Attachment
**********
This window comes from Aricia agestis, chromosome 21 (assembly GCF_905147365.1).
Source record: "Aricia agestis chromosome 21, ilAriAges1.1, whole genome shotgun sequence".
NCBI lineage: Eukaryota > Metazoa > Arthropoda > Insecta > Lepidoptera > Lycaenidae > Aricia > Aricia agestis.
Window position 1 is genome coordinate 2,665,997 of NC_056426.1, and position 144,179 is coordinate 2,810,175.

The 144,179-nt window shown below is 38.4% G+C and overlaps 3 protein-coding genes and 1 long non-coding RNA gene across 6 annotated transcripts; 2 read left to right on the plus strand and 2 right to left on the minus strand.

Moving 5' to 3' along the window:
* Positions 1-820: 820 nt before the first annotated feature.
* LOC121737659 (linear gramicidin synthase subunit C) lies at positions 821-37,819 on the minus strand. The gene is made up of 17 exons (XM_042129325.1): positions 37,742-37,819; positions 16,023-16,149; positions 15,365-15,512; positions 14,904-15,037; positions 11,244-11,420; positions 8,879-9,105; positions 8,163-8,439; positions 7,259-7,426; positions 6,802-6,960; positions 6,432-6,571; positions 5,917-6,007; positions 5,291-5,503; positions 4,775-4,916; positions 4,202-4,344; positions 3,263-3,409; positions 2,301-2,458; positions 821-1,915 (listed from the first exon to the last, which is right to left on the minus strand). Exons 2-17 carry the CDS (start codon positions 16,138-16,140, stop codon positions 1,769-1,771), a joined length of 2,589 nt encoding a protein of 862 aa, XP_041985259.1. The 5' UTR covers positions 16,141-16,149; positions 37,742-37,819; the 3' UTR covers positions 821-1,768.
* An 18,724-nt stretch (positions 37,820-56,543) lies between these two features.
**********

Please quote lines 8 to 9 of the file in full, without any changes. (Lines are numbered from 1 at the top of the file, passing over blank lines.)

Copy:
* LOC121737659 (linear gramicidin synthase subunit C) lies at positions 821-37,819 on the minus strand. The gene is made up of 17 exons (XM_042129325.1): positions 37,742-37,819; positions 16,023-16,149; positions 15,365-15,512; positions 14,904-15,037; positions 11,244-11,420; positions 8,879-9,105; positions 8,163-8,439; positions 7,259-7,426; positions 6,802-6,960; positions 6,432-6,571; positions 5,917-6,007; positions 5,291-5,503; positions 4,775-4,916; positions 4,202-4,344; positions 3,263-3,409; positions 2,301-2,458; positions 821-1,915 (listed from the first exon to the last, which is right to left on the minus strand). Exons 2-17 carry the CDS (start codon positions 16,138-16,140, stop codon positions 1,769-1,771), a joined length of 2,589 nt encoding a protein of 862 aa, XP_041985259.1. The 5' UTR covers positions 16,141-16,149; positions 37,742-37,819; the 3' UTR covers positions 821-1,768.
* An 18,724-nt stretch (positions 37,820-56,543) lies between these two features.